Revenue cycle management is one of the most crucial aspects of any given healthcare provider. In a nutshell, it is the series of events that starts when a patient schedules an appointment and ends when the provider receives payment and is reimbursed. Since it’s related to patient service revenue, it has a direct effect on any hospital’s bottom line. 

If a hospital’s revenue cycle is optimized, then it will face higher margins, and if not, it will face significant losses. Complications such as billing and coding errors, patient misidentification at the front-end, and miscommunication lead to denied claims and delayed payments. In the end, patient volume won’t matter if a hospital takes a long time to capture the revenue or faces denied claims. Thus, optimized revenue cycle in healthcare facilities is extremely important if hospitals want to continue to operate in the foreseeable future.

4 Strategies to optimize revenue cycle management

Improve front-end and back-end collaboration

The front-end consists of activities where the hospital’s staff members interact with the patient directly: patient information collection, appointment scheduling, eligibility, verifying insurance coverage, upfront patient collections, and registration of new patients are just a few examples.

The back-end, on the other hand, consists of medical billing, claims management, denials management, as well as the collection of final “patient financial responsibility”.

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Usually, when it comes to revenue cycle management, most healthcare providers have their front-end and back-end tasks separated. However, collaboration between the two can significantly improve revenue cycle management. Effective and seamless communication is the key, and if that can be facilitated between the front-end and back-end teams, then it will result in faster, more accurate, and improved collections.

Improve front-end activities

According to a recent webinar, half of denied claims incurred by hospitals can be traced back to front-end activities, with the top contributors being registration and eligibility issues. These ultimately cause issues at the back-end of the revenue cycle in healthcare facilities, and the caregivers are forced to allocate significant resources such as FTEs (full-time equivalents) to fix billing and coding errors. If the front-end issues are not addressed, then this will lead to an endless cycle of lower productivity and an unoptimized revenue cycle.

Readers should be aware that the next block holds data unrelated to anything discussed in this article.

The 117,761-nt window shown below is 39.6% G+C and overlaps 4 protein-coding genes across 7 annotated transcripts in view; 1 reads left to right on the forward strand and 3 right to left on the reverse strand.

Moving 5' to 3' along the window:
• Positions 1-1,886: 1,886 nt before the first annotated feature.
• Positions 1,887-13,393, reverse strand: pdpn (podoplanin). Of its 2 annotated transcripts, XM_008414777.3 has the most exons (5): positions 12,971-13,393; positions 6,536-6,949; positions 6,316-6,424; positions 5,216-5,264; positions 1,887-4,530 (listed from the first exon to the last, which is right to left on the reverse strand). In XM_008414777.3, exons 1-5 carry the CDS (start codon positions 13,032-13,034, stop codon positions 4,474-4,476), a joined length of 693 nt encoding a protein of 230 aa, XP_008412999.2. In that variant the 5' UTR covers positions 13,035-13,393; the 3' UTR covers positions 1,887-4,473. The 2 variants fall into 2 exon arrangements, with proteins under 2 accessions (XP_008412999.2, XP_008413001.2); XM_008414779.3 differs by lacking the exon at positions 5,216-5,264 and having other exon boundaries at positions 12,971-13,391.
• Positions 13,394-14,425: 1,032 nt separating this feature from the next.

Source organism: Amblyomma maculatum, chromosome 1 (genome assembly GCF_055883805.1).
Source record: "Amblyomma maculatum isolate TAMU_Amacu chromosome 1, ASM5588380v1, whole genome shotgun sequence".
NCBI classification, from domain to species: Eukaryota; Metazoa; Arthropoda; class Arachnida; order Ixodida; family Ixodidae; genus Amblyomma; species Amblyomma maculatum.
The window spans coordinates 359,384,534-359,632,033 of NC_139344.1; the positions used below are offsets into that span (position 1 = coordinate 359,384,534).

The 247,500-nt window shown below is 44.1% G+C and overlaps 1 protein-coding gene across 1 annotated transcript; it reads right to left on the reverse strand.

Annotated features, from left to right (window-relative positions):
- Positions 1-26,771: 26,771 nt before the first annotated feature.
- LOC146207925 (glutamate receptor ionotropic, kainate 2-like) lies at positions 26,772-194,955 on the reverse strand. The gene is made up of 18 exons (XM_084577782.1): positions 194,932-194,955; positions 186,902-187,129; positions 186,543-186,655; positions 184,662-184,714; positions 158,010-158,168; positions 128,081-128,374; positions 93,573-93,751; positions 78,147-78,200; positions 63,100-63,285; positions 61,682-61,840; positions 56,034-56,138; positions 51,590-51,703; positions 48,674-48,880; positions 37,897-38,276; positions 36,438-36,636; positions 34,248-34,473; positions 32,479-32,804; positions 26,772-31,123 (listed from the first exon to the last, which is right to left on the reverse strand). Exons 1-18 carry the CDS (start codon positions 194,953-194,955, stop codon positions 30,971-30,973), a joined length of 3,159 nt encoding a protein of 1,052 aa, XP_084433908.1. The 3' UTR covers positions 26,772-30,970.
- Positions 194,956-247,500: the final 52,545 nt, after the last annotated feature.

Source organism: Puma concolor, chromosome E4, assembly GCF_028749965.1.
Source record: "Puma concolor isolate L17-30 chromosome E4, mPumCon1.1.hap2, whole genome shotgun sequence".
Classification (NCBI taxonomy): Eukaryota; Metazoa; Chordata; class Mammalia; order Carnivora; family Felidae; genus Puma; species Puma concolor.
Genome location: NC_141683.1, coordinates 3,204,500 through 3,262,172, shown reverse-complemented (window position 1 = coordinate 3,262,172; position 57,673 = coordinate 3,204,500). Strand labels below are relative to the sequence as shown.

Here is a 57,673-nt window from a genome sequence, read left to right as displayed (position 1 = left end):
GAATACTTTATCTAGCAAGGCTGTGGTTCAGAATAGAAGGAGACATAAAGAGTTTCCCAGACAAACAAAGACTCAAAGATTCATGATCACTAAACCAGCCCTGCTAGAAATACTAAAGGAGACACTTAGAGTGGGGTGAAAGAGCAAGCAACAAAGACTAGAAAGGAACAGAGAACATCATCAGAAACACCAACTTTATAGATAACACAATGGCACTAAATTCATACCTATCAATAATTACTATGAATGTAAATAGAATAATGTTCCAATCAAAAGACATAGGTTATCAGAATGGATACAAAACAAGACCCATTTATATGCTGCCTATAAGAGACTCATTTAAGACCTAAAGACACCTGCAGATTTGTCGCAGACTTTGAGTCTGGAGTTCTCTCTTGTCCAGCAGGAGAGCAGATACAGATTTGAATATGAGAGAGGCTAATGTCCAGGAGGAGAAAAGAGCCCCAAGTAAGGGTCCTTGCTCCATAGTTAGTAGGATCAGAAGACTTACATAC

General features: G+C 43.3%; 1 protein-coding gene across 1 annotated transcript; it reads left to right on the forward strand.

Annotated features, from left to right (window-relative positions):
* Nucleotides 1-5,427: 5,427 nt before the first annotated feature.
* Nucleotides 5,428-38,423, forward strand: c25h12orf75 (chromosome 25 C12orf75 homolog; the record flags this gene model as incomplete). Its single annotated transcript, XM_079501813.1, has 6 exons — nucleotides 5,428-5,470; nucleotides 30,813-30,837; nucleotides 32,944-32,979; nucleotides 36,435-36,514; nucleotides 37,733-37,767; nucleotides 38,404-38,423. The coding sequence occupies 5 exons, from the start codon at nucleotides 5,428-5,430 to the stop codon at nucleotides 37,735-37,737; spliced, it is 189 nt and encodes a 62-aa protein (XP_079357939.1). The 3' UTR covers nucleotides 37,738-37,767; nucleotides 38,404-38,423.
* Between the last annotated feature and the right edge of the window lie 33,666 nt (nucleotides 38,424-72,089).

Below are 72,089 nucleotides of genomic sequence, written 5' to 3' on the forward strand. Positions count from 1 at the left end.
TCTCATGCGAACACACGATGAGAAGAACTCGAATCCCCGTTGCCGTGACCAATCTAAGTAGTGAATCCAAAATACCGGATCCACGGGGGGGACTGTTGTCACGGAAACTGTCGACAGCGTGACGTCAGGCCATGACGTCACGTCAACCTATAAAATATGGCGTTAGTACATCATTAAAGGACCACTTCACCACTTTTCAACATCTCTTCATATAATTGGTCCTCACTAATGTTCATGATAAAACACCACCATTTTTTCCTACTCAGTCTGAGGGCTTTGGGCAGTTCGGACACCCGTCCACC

If the front-end processes can be improved by preventing common errors such as patient misidentification or missing patient information, then issues like claim denials, underpayments, and lower productivity of the FTEs can be vastly reduced. Automating the front-end workflow is just one step towards improvement – but more on that later.

Adopt revenue cycle automation 

Revenue cycle automation is becoming more popular within the healthcare space, and for good reason. It leads to a significant reduction in the pressure that is put on healthcare professionals, reduces avoidable errors, and streamlines the entire process. However, organizations have to be cautious in their search for an effective automation tool.

Identify patients accurately

The most prominent issues that cause revenue cycle inefficiencies are patient identification errors, duplicate medical records, and medical record mix-ups at the front-end. If the accurate medical record isn’t identified, then the subsequent processes will be riddled with errors, leading to denied claims. Hospitals lose a huge amount of money – around $4.9 million – due to denied claims, many of which can be traced back to patient identification errors. Thus, revenue cycle in healthcare can be optimized if patient misidentification, duplicates, and mix-ups can be eliminated. This is exactly what RightPatient does.

RightPatient is a touchless patient identification platform that is used by several healthcare providers. It uses the patients’ photos to verify their identities, eliminating misidentification, avoiding duplicates, and preventing mix-ups at the front-end.

New patients need to take a photo during registration, locking their medical records with it. Enrolled patients only need to look at the camera – the platform identifies the patients accurately by matching the photos and provides the appropriate medical records within seconds. 

By eliminating misidentification, mix-ups, and duplicates at the front-end, RightPatient ensures that the accurate medical record is used across the care continuum, eliminating denied claims, boosting bottom lines, and enhancing patient safety in the process.

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Optimizing Revenue Cycle Management in Healthcare is More Important Than Ever